Text: Christina Economidou Pieridou, a dietitian and the author of the book “Anticancer – The Preventive Power of Food”
This article was published in My Herbs magazine issue 4
Turmeric is a yellow to orange colored spice that is part of the ginger family and imported to the rest of the world from India. It can be recognized as the spice that provides curry with its distinctive color and flavor. The health benefits of turmeric have been recognized by the Chinese and Indian Ayurvedic traditional medicine for hundreds of years. In the old days, turmeric was rare in Western civilizations since one had to travel a very long distance to find it and bring it back to Europe. Luckily turmeric is widely available nowadays, especially considering its amazing health benefits.
Modern science has only recently started to unlock the secrets of turmeric, but there are still hundreds of scientific articles on the health benefits of turmeric. It is rightfully gaining its position among the notorious super foods.
Tips for using turmeric in your recipes:
– Mix ¼ teaspoon turmeric powder with ½-1 teaspoon olive oil and a generous pinch of black pepper
– Add to vegetables, soups, rice dishes and salad dressings
Benefit from Curcumin’s Medicinal Powers:
• Add turmeric to dishes including rice, salad dressings and soups. Add a pinch of black pepper to aid turmeric absorption by the body.
• Curcumin supplements can be used by people suffering from chronic inflammatory conditions such as ulcerative colitis and Crohn’s disease. The anti-inflammatory benefits of curcumin are well established and may play a significant role in reducing the risk of developing colon cancer.
Cancer rates in India are much lower than in western countries, and daily diet is believed to play a key role in the huge differences in cancer development. People in India have one-eighth instances of lung cancer, one-ninth as many instances of colon cancer, one-fifth as many instances of breast cancer and one-tenth as many instances of kidney cancer, when comparing people of the same age.
Curcumin’s Health Benefits
Over the last decade, numerous studies have explored the potential prophylactic or therapeutic value of curcumin, the bioactive natural compound in turmeric. Curcumin is a polyphenol with proven strong anti-inﬂammatory and antioxidant properties. It is believed that curcumin contributes to more than 150 potentially therapeutic activities within the body. Extensive research has shown that curcumin has the ability to:
Protect liver function
Protect the heart
Help in the treatment of arthritis
Aid in reversing the symptoms of Alzheimer’s disease
Assist in the prevention and treatment of cancer
Breakthrough research on Curcumin
Curcumin is the golden spice from Indian saffron, as characterized by Bharat Aggarwal, who has a doctorate in biochemistry and was the head of the lab that worked on experimental cancer therapies at the M.D. Anderson Cancer Center in Houston, Texas. Aggarwal, Ph.D., is a pioneer in cancer researcher who extensively studies and strongly believes in the anti-cancer effects of curcumin. He was the first to show that curcumin is very active against cancer in lab settings.
Since then curcumin has been studied extensively by a variety of researchers who suggest from lab and animal studies that curcumin kills cancer cells and slows tumor growth.
Curcumin acts on hundreds of cellular pathways and appears to be useful for fighting just about every type of cancer. More specifically, curcumin has been found to:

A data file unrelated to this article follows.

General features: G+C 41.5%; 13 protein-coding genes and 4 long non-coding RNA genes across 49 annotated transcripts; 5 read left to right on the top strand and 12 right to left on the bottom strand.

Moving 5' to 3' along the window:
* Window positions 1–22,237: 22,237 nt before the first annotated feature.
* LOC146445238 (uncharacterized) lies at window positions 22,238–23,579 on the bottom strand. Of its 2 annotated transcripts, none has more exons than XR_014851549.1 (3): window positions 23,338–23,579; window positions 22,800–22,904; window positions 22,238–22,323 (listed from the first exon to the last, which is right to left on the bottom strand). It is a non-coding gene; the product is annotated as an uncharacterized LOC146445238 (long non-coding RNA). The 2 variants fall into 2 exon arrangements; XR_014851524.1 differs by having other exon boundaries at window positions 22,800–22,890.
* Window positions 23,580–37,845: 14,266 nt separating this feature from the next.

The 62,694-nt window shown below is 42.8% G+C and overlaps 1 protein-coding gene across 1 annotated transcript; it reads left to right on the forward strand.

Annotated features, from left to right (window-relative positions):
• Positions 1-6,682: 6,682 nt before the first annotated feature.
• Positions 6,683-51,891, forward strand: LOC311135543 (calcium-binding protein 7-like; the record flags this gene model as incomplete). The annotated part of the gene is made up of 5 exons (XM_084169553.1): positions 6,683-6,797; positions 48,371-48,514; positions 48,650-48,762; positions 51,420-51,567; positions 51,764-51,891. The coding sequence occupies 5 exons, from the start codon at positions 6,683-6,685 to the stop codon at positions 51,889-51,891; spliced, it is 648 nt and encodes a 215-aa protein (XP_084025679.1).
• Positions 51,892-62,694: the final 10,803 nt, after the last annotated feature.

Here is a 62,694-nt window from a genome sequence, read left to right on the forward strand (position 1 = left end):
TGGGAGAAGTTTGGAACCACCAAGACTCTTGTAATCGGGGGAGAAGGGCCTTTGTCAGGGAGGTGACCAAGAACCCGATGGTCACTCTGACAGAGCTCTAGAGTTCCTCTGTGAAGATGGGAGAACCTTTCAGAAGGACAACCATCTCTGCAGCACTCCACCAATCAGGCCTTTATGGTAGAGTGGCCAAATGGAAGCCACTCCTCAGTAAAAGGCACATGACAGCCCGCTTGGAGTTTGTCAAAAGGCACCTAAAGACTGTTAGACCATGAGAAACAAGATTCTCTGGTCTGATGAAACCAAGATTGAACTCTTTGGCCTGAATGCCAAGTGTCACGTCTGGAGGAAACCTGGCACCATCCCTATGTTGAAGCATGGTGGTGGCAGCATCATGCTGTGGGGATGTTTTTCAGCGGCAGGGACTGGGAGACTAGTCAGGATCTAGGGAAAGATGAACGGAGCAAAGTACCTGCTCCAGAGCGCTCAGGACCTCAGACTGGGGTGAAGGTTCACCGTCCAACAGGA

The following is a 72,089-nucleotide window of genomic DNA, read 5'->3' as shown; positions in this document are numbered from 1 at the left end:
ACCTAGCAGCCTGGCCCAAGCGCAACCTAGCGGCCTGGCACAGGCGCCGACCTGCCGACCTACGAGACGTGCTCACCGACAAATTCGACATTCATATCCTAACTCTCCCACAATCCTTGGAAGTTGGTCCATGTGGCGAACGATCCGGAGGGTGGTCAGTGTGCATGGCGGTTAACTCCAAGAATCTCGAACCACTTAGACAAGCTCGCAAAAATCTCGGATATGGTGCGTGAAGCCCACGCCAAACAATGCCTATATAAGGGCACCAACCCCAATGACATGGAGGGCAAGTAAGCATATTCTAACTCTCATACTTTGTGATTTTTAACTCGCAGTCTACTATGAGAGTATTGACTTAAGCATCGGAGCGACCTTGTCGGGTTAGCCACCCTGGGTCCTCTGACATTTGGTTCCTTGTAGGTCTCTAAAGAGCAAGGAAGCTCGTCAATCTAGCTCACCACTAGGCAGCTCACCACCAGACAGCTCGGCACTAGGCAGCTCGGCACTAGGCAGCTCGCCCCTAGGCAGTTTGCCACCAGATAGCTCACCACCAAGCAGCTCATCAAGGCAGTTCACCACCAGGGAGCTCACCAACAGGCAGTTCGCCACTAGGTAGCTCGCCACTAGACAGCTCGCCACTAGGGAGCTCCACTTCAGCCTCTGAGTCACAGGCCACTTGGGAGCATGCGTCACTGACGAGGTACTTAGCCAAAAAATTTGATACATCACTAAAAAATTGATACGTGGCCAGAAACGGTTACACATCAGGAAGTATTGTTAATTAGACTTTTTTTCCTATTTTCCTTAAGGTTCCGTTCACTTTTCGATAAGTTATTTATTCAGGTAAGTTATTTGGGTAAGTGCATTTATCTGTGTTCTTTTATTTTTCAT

Inhibit the reproduction of cancerous cells
Inhibit the transition of cells from normal to cancerous cells
Inhibit the synthesis of NF-kB, which is a protein thought to play a key role in cancer formation, as it protects cancer cells from the immune system and allows their survival
Help the body destroy cancerous cells so that they cannot spread throughout the body
Helps prevent the development of additional blood supply through formation of new blood vessels (angiogenesis) that promote cancer cell growth.
Curcumin works synergistically with Chemotherapy
Another extremely important discovery is the ability of curcumin to sensitize many resistant human cancers to chemotherapy and radiation. The use of a curcumin-based, anticancer therapeutic strategy will hopefully allow for use of lower doses of chemotherapeutic drugs and radiation, while achieving much higher anticancer results in the future.In animal models curcumin was found to be very effective in protecting normal cells from the toxic effects of chemotherapy and radiotherapy. This lower toxicity and enhanced protection was seen in a number of systems as curcumin was effective in:
Preventing nephrotoxicity (toxicity of the kidneys),
Preventing oral mucositis
Reducing intestinal damage
Curcumin also enhanced the repair of wounds in mice exposed to whole-body radiation.
Curcumin is a safe and highly effective compound that can be used both in the prevention of cancer as well as in standard cancer therapy.
Two key curcumin researchers, Ajay Goel, Ph.D. and Bharat B. Aggarwal, Ph.D., reported in the Journal “Nutrition and Cancer” in 2010: “Curcumin therapy may stop cancers before they become invasive and metastatic. These effects combined with its ability to prevent depression, fatigue, neuropathic pain, lack of sleep, and lack of appetite, all symptoms induced by cancer and cancer treatment, makes curcumin an ideal agent for cancer patients.”
Tips for Increasing Curcumin Absorption
Unfortunately curcumin is poorly absorbed in the human body, and doses used for animal studies cannot be easily achieved by supplementation. However, traditional wisdom again shows us the way. In traditional Indian cooking, curry is mixed with pepper or ginger, factors that greatly boost absorption from our intestinal walls through the blood.
Mixing turmeric with black pepper and dissolving it in oil, preferably olive oil or linseed oil greatly increases curcumin absorption.